Poets and novelists have been writing about life under COVID-19 for more than a century



Literature from long ago speaks to the human experience of plague.
Marco Rosario Venturini Autieri/Getty

Rachel Hadas, Rutgers University Newark

Pondering the now no-longer Dixie Chicks – renamed “The Chicks” – Amanda Petrusich wrote in a recent issue of the New Yorker, “Lately, I’ve caught myself referring to a lot of new releases as prescient – work that was written and recorded months or even years ago but feels designed to address the present moment. But good art is always prescient, because good artists are tuned into the currency and the momentum of their time.”

That last phrase, “currency and momentum,” recalls Hamlet’s advice to the actors visiting the court of Elsinore to show “the very age and body of the time his form and pressure.” The shared idea here is that good art gives a clear picture of what is happening – even, as Petrusich suggests, if it hadn’t happened yet when that art was created.

Good artists seem, in our alarming and prolonged time (I was going to write moment, but it has come to feel like a lot more than that), to be leaping over months, decades and centuries, to speak directly to us now.

‘Riding into the bottomless abyss’

Some excellent COVID-19-inflected or anticipatory work I’ve been noticing dates from the mid-20th century. Of course, one could go a lot further back, for example to the lines from the closing speech in “King Lear”: “The weight of this sad time we must obey.” Here, though, are a few more recent examples.

Drawing of Parisians in front of closed store in 1914
Marcel Proust wrote that in wartime Paris, ‘all the hotels … had closed. The same was true of almost all the shops, the shop-keepers … having fled to the country, and left the usual handwritten notes announcing that they would reopen.’
L. Bombard, from L’Illustrazione Italiana/Getty

Marcel Proust’s “Finding Time Again,” an evocation of wartime Paris from 1916, strongly suggests New York City in March 2020: “Out on the street where I found myself, some distance from the centre of the city, all the hotels … had closed. The same was true of almost all the shops, the shop-keepers, either because of a lack of staff or because they themselves had taken fright, having fled to the country, and left the usual handwritten notes announcing that they would reopen, although even that seemed problematic, at some date far in the future. The few establishments which had managed to survive similarly announced that they would open only twice a week.”

I recently stumbled on finds from the 1958 edition of Oscar Williams’ “The Pocket Book of Modern Verse” – both, strikingly, from poems by writers not now principally remembered as poets. Whereas a fair number of the poets anthologized by Williams have slipped into oblivion, Arthur Waley and Julian Symons speak to us now, to our sad time, loud and clear.

From Waley’s “Censorship” (1940):

It is not difficult to censor foreign news.
What is hard to-say is to censor one’s own thoughts,-
To sit by and see the blind man
On the sightless horse, riding into the bottomless abyss.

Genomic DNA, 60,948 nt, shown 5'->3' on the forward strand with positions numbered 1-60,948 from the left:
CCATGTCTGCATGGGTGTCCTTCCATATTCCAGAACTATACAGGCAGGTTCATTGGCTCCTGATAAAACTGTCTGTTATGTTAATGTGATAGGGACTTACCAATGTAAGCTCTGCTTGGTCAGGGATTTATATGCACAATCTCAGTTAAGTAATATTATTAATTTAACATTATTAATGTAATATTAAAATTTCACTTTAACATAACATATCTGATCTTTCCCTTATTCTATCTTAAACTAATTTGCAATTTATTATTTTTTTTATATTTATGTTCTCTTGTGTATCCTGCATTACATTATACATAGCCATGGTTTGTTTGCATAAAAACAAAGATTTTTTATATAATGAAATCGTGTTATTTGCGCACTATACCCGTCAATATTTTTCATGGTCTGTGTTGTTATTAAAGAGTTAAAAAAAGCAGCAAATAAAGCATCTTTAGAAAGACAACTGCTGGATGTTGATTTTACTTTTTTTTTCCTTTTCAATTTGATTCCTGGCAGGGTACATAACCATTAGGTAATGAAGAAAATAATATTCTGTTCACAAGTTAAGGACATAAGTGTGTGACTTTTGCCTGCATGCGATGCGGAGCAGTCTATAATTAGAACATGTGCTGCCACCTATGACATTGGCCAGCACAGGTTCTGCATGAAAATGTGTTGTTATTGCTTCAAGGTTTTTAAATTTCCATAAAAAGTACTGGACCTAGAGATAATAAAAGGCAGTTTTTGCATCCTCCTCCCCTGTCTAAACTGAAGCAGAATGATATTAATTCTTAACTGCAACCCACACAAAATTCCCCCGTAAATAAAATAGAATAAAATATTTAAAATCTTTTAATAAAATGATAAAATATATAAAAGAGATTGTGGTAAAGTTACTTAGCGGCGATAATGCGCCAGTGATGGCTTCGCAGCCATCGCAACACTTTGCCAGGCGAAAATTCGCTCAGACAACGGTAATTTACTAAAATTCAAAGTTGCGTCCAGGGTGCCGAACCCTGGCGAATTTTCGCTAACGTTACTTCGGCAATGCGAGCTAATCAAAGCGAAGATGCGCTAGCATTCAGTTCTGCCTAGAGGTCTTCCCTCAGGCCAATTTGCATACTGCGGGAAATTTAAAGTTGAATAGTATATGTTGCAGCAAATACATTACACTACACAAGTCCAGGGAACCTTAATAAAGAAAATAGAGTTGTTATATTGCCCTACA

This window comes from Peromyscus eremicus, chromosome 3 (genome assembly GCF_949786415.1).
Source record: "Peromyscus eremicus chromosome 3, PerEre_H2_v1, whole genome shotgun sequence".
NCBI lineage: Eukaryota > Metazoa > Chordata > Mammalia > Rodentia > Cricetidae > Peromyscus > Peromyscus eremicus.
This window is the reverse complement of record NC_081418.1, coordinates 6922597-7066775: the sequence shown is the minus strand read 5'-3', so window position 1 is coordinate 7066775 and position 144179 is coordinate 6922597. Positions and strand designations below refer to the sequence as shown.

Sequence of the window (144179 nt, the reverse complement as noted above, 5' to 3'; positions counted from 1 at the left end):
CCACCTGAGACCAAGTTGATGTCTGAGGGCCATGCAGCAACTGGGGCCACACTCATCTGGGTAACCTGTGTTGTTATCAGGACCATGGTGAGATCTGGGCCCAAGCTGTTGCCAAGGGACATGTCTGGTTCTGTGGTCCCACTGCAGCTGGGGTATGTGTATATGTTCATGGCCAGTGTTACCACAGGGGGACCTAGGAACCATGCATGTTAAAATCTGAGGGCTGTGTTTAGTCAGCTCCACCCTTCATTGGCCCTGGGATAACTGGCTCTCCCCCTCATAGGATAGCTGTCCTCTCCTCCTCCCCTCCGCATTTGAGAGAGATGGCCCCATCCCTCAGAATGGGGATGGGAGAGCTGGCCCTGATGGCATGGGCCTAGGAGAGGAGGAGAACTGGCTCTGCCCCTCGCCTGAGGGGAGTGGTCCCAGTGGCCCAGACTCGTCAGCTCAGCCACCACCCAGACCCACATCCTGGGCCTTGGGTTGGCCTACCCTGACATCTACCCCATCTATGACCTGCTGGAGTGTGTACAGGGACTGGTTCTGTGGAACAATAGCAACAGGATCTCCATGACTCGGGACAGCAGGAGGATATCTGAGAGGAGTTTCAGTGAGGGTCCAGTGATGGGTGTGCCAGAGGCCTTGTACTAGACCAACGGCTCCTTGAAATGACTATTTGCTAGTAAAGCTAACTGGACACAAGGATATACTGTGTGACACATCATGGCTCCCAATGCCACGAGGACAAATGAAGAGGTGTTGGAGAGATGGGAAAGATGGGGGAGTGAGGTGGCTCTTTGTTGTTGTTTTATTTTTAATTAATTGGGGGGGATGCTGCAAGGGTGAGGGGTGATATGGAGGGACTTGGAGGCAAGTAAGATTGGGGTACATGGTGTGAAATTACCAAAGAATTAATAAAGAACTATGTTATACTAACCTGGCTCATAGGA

And from Symons’ “Pub,” which Williams doesn’t date but which I am assuming also comes from the war years:

The houses are shut and the people go home, we are left in
Our island of pain, the clocks start to move and the powerful
To act, there is nothing now, nothing at all
To be done: for the trouble is real: and the verdict is final
Against us.

‘Return to what remains’

Photo of novelist Henry James
In an 1897 novel, Henry James wrote ‘She couldn’t leave her own house without peril of exposure.’
Hulton Archive/Getty

Dipping a bit further back, into Henry James’ “The Spoils of Poynton” from 1897, I was struck by a sentence I hadn’t remembered, or had failed to notice, when I first read that novella decades ago: “She couldn’t leave her own house without peril of exposure.” James uses infection as a metaphor; but what happens to a metaphor when we’re living in a world where we literally can’t leave our houses without peril of exposure?

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In Anthony Powell’s novel “Temporary Kings,” set in the 1950s, the narrator muses about what it is that attracts people to reunions with old comrades-in-arms from the war. But the idea behind the question “How was your war?” extends beyond shared military experience: “When something momentous like a war has taken place, all existence turned upside down, personal life discarded, every relationship reorganized, there is a temptation, after all is over, to return to what remains … pick about among the bent and rusting composite parts, assess merits and defects.”

The pandemic is still taking place. It’s too early to “return to what remains.” But we can’t help wanting to think about exactly that. Literature helps us to look – as Hamlet said – before and after.The Conversation

Rachel Hadas, Professor of English, Rutgers University Newark

This article is republished from The Conversation under a Creative Commons license. Read the original article.

Tsitsi Dangarembga and writing about pain and loss in Zimbabwe



Tsitsi Dangarembga.
Jemal Countess/WireImage via Getty Images

Rosemary Chikafa-Chipiro, University of Zimbabwe

Tsitsi Dangarembga has made a name for herself as a writer, filmmaker and activist in Zimbabwe. She gained international acclaim with her debut novel Nervous Conditions (1988), which became the first published English novel by a black woman from Zimbabwe. The BBC named it one of the top 100 books that have shaped the world.

Now, over three decades later, Dangarembga’s latest novel – This Mournable Body, the third in a trilogy that began with Nervous Conditions and the subject of this review – has been placed on the longlist for the 2020 Booker Prize. The news broke a few days before Dangarembga’s arrest for demonstrating against the government amidst a clampdown on critical voices in the country.

There have been other Zimbabwean women writers of note after Dangarembga, such as the late Yvonne Vera, and more recently NoViolet Bulawayo, Novuyo Rosa Tshuma and Petina Gappah. Most of their works have won international awards, with NoViolet Bulawayo being the first black African woman and the first Zimbabwean to be shortlisted for the Man Booker Prize for the novel We Need New Names (2013).